Goodbye Hopeless

I’m in a group of widows/widowers and we often share our feelings and the like with each other through the Internet. Now, before I go on there is one thing you should know, I can only tell what I feel and how I see things in this world. I’m no expert, but I do have experience.

With that being said I want to say something about being hopeless.  This happens usually after the death of someone you love with all of your heart.  The day that Robb died, on that street in Baghdad, I literally thought my life was over as I knew it. Well, technically it was over, but not the way that I was thinking at the time.

How would I go on? What’s gonna happen now? Who’s is going to love me for me? These are just some of the questions that kept running through my head that first year. (Yes a Year!) It’s a very scary situation to be in, and from my experience it wasn’t anywhere near comforting when someone said, “don’t worry everything will be alright.” Because at that time, nothing was going to be alright because Robb was dead. At least that’s what I was told, but I hadn’t seen his body, so I was secretly hoping that it was a mistake. Weird I know, but all kinds of weird stuff goes through your head when faced with something as catastrophic as your husband dying by a sniper bullet. So for a long time I felt hopeless. My life sucked. I didn’t feel I could smile anymore and not betray Robb and mourn his death. This feeling really doesn’t last forever, as I thought it would when I was going through it.

I think my sense of hopeless ended last year. I think, I’m really not sure when it happened either, it really began while I was in Kitale, Kenya. While I was in Kenya, I began to realize that everything is going to work out fine, but as of right now I’m not sure how I came about feeling this way. I’m not saying at all that widows need to go to Kenya to “get over” their loss, because I don’t believe “getting over” Robb’s death will ever totally be something that will happen for me. BUT, I feel the hopeless feeling is now gone.  This has nothing to do with a new boyfriend (there isn’t one) or my horrendous amount of friends that keep me busy (cause that ain’t happened either), but rather it’s something that sits in my soul now that I just can’t explain in words that I even understand. Hopeless is gone. It took awhile for it to take residence elsewhere, and I’m so happy it has decided to leave. So I understand when another widow/er says something to akin to being hopeless. I totally get it.  Most importantly, I can tell them that it doesn’t last forever. I know cause mine is now gone.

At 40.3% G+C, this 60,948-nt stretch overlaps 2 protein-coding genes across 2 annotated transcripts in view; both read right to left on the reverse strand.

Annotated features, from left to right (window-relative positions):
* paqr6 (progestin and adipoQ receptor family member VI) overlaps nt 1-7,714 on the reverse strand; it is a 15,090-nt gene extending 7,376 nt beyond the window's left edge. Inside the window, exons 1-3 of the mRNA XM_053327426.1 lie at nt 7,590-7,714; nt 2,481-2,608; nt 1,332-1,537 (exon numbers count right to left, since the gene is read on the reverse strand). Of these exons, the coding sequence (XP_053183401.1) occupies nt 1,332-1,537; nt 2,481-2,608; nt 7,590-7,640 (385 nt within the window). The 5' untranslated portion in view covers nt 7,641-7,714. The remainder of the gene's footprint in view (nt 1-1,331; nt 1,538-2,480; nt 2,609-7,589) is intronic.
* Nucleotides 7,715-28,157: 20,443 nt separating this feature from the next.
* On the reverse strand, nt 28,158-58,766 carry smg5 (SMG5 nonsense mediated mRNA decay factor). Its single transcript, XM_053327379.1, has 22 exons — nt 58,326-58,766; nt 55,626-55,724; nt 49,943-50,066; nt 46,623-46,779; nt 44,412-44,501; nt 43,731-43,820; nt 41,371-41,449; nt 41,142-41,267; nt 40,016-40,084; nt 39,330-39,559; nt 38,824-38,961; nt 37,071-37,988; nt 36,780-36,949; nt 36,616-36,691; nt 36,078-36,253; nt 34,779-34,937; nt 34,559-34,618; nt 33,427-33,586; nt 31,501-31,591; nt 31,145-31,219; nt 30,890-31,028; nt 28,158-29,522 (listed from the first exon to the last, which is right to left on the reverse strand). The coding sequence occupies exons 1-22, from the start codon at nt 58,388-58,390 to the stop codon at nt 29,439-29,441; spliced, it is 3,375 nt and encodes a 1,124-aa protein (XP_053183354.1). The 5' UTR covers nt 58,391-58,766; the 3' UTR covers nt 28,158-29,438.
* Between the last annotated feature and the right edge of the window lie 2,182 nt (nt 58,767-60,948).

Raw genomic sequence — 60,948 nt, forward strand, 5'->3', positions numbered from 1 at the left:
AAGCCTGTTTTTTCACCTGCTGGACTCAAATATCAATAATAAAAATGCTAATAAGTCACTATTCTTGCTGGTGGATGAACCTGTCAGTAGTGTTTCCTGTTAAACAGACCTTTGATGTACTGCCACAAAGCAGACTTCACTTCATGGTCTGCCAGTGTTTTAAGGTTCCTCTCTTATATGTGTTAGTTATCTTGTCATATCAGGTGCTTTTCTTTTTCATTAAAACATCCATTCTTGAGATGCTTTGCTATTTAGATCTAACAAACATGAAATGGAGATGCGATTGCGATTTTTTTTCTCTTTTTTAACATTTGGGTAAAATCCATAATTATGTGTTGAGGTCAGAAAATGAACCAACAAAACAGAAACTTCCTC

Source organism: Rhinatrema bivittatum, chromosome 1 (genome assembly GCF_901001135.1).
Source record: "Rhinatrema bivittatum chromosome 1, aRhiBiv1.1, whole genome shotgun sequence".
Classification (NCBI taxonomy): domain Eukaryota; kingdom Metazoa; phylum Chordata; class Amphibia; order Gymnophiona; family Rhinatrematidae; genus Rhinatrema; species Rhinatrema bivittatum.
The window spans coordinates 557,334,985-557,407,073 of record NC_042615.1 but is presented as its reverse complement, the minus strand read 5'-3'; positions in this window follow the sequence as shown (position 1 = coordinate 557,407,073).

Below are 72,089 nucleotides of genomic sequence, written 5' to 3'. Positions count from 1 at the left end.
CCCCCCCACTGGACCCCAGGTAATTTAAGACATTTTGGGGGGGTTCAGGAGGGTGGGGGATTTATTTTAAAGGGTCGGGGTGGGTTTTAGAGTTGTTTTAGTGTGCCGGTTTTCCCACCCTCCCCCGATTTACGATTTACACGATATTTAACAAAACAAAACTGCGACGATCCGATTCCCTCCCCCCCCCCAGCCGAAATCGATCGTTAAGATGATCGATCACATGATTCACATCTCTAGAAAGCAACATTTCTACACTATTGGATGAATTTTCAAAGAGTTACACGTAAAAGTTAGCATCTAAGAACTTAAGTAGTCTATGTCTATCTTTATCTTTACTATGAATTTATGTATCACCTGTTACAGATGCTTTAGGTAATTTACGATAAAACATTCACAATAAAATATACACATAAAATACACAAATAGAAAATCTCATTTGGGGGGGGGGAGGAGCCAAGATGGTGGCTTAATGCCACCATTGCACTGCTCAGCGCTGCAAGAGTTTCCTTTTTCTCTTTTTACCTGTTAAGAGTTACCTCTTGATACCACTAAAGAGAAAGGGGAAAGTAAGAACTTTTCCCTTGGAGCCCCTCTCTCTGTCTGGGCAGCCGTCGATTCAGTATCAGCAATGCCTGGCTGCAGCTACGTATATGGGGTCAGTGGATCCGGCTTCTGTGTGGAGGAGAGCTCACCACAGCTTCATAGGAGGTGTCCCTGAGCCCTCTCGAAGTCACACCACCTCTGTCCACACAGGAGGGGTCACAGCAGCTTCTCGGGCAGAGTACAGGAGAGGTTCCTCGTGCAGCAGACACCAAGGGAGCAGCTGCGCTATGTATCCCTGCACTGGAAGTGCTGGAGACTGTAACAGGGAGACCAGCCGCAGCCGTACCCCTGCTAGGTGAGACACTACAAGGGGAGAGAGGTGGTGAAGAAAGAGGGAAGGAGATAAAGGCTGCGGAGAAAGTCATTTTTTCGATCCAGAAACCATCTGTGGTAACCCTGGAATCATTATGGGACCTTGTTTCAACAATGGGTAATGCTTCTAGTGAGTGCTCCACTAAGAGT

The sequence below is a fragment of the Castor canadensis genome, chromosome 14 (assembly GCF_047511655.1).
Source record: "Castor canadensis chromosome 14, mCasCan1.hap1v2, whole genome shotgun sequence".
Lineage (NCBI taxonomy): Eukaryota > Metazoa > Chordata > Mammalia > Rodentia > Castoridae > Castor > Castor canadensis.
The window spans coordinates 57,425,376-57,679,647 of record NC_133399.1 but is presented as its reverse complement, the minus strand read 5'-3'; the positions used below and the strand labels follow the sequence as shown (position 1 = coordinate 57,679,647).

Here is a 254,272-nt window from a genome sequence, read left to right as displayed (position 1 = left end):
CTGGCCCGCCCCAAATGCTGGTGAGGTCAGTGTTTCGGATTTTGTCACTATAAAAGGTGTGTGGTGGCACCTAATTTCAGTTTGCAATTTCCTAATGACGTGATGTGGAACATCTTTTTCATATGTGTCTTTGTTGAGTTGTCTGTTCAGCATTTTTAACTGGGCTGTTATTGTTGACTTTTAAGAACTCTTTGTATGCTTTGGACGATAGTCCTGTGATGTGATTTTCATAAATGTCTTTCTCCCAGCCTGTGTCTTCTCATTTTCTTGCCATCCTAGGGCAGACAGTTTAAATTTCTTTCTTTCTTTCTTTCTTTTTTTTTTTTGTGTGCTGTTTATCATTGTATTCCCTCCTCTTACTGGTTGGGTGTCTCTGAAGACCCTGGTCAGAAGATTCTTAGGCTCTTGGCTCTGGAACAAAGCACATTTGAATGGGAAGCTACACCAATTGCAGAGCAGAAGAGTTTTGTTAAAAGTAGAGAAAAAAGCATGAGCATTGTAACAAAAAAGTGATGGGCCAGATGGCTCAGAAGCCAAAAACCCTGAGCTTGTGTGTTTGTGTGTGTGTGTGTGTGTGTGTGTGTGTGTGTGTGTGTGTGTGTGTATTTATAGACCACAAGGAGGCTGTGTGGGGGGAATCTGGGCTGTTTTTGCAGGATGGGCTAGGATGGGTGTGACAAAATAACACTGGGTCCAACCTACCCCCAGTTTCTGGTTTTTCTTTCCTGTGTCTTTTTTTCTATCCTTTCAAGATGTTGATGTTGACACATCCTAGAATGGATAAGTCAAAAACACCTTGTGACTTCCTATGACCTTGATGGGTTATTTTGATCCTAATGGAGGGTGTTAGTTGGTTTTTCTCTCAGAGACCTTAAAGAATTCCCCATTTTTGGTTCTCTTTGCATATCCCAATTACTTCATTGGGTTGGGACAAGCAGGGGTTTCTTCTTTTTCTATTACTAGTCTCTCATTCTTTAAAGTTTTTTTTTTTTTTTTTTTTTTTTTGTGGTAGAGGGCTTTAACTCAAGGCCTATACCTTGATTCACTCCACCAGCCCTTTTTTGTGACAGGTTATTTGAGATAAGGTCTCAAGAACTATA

Goodbye hopeless!


One thought on “Goodbye Hopeless

  1. It’s amazing how we can be in the middle of depression, hopelessness, or grief and think we are “okay” when we know we aren’t but we believe the lies we tell ourselves. But when we really come out of it, that’s when we really know we were in it.

    As so many grieve right now over Whitney Houston, I think of the inner pain she’s been battling. If she realized there was an “over it” in her future if she just kept keeping on, maybe she would have made different life choices. Same for others, famous or not, that I’ve known who’ve battled their share of demons and didn’t see hope on the other side of the hill.

    I’d love to know more about your Kenya trip and what was it that helped you really clear your spirit and find some hope. I know it isn’t about a place but a state of mind, and that’s part of what would make the sharing fascinating – answering the question of how someone could get into that state of mind on their own or is “time” the true secret ingredient?

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